Designing future work - Adopting Agile for HR
The evolution of the software industry from waterfall model to agile now is now being adopted in other business functions as well. The word ‘agile’ isn't just used for tech anymore; it is growing as a philosophy sweeping other functions including Human Resources in many industries globally. Leaders in HR are hoping to design future work by adopting agile as a philosophy, a culture and a set of management practices to transform how organizations plan to acquire, manage and develop their human assets.
With the future of work bringing more unpredictability, it is clear that people practices cannot be inflexible. Hence, redesigning future work by adopting the agile methodologies in many ways will become the base to take HR practices to the next higher level. In a fireside chat at People Matters TechHR 2021, Sanjeev Sahgal - Head HR Strategy and Agile HR at The World Bank and Raj Raghavan, Senior Vice President & Head of Human Resources at Indigo shed light on the same.
So, what does agile mean for the HR function?
With complex people management challenges like developing future leaders for roles that does not even exist yet or creating a measurable personalized employee experience (EX) instantaneously, HR Leaders somehow are left with no choice but to go ahead with immediate big bang solutions like deploying leadership development program with premium institutes or introducing immediate tech solutions to enhance EX as a reactive approach to solve such challenges. With agile principle in HR, such complex HR issues can be broken down into value driven achievable slices answering what’s and why’s of the business in a proactive way.
Agile in HR brings an iterative approach of developing strategies, interventions and initiatives that are more structured and involve experimentation, integration, and constant review coupled with a collaborative culture. Though agile has sprung from the software development domain, yet the principles of agile are increasingly tried out in the world of other domains, HR being one of them. Agile HR model helps to create responsive management practices that include frequent feedback loops, engaging teams in short work cycles and frequent retrospectives resulting in a much more proactive approach rather than a reactive one.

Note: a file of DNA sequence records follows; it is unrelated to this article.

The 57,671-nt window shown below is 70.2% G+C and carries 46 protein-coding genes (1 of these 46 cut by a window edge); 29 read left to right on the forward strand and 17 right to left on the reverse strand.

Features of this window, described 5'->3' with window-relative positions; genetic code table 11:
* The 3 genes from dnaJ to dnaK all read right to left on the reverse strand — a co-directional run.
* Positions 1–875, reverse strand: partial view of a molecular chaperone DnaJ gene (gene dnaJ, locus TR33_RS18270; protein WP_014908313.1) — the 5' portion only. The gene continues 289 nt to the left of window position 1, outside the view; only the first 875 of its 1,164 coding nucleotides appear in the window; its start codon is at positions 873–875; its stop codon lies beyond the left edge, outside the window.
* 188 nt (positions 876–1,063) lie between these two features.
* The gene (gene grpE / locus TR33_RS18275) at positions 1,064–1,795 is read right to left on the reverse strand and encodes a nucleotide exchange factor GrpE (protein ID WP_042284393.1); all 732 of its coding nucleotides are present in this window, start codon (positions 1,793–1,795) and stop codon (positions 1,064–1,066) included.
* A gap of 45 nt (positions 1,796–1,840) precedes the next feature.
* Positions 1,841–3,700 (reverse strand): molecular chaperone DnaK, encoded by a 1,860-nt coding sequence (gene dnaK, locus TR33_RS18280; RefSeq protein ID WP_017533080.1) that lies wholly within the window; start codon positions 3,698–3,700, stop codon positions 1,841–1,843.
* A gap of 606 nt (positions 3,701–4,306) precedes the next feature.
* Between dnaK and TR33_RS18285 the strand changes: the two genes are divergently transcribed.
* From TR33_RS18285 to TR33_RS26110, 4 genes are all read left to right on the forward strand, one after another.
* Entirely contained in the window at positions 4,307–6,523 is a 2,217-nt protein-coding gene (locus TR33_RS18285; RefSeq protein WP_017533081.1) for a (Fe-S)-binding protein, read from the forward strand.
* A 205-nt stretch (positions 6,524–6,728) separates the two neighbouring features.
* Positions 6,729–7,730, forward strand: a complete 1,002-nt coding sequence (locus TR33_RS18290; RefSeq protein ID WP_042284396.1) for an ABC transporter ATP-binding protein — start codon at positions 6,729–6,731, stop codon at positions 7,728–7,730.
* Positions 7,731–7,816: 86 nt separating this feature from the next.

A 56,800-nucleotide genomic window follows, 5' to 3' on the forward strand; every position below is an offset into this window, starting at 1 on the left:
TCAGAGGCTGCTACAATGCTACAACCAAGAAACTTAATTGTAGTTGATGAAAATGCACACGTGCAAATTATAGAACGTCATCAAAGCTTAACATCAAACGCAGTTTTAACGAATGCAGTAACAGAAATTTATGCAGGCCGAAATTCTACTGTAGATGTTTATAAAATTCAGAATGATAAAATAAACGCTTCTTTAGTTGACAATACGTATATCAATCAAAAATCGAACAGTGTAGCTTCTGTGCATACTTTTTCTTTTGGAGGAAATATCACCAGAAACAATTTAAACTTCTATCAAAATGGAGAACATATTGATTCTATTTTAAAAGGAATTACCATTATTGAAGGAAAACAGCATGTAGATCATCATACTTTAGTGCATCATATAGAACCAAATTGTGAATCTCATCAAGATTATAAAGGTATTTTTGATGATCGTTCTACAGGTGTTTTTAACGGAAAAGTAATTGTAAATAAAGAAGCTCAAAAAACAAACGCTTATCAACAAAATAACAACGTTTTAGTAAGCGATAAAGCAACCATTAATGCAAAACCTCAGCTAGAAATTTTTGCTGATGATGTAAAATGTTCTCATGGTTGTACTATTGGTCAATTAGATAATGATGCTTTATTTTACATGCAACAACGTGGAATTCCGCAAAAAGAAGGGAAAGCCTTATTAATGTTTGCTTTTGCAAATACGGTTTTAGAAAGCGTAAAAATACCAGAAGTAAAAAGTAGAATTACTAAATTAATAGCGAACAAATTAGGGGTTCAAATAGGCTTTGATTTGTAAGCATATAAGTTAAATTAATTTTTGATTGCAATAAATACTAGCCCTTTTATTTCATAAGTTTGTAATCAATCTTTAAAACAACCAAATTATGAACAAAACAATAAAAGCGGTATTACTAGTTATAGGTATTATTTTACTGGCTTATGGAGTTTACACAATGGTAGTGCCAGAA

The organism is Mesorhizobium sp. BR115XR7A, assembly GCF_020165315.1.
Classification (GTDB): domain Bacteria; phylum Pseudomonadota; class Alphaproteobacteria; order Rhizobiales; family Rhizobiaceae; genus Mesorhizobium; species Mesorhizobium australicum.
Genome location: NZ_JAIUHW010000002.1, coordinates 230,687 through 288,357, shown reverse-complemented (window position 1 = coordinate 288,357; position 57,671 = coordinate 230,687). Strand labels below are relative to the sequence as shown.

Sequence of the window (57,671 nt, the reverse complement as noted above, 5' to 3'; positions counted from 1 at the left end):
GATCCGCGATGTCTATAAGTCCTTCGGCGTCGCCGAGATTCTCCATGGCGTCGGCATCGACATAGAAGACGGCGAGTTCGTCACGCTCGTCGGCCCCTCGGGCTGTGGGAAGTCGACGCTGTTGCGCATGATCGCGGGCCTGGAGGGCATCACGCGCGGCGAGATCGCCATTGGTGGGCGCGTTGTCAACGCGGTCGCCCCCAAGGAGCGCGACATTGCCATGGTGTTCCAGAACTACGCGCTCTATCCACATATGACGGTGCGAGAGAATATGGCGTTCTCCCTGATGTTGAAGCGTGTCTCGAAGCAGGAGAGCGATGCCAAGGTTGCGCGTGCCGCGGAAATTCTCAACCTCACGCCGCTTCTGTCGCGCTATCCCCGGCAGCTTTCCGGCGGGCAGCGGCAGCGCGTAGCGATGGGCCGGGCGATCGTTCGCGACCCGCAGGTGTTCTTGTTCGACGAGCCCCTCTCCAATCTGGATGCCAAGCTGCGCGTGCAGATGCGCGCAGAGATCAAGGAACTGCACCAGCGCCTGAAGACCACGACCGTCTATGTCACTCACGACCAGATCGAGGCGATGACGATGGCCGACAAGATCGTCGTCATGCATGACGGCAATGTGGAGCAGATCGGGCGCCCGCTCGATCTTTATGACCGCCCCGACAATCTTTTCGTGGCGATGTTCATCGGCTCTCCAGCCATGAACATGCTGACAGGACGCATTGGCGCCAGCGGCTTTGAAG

Agile HR helps leaders to manage volatility with enhanced adaptability in HR processes and strategies. By applying agile methodologies to talent management processes, Agile for HR has brought in the potential to re-invent and strengthen the entire human resource function. Raj Raghavan, Senior Vice President & Head of Human Resources at Indigo clearly advocates that Agile HR model can definitely help to ‘drive programs that create adaptability, innovation and collaboration’ much faster than the ‘traditional HR practices that focuses primarily on rules and standards with a strict hierarchical structure’.
What are the best practices for adopting agile innovation approach in HR?
Sanjeev Sahgal - Head HR Strategy and Agile HR at The World Bank having presence in about 130 countries have adopted agile HR to solve talent related challenges moving from ‘policy based approach’ to ‘principle based approach’ for a much better employee experience. He states that ‘as an HR in the organization, we need to ensure that there is collaboration to meet rapidly changing employee and clients expectations’. By infusing agile philosophies, it is now more about ‘how do you really make rapid decisions and how do you ensure accountability is given at the lowest level where action is actually taken’.
Raj Raghavan builds on further stating that HR could bring in a great impact by ‘using an agile mindset’. It is about truly stepping out of the old tradition of following HR practice and embracing a test and learn approach to deliver value; that can be validated by ‘our people’ and their ‘experience of work’. HR leaders need to embrace this mindset to successfully adopt agile tools and practices within teams and projects.
Current and future outlook of agile HR
As organizational structures are seen becoming more fluid, the static frameworks of HR practices are not able to meet the requirements of a value driven HR function. Also, the readiness of organizations to adopt a new set of principles and behaviors in support of agile is yet to mature. Many organizations are still stuck with heavy compliance driven, bureaucratic and silo based HR processes continuing with the legacy of top-down decision making.
Hence, it is time to adopt a way of working that facilitates responsiveness and adaptiveness in HR structures and processes. Moving beyond the limiting and restricted viewpoint of HR to just implementing controls and standards for driving execution, leaders must use agile principles to help bring real change by facilitating programs and strategies for improving organizational agility, improved decision making and innovation.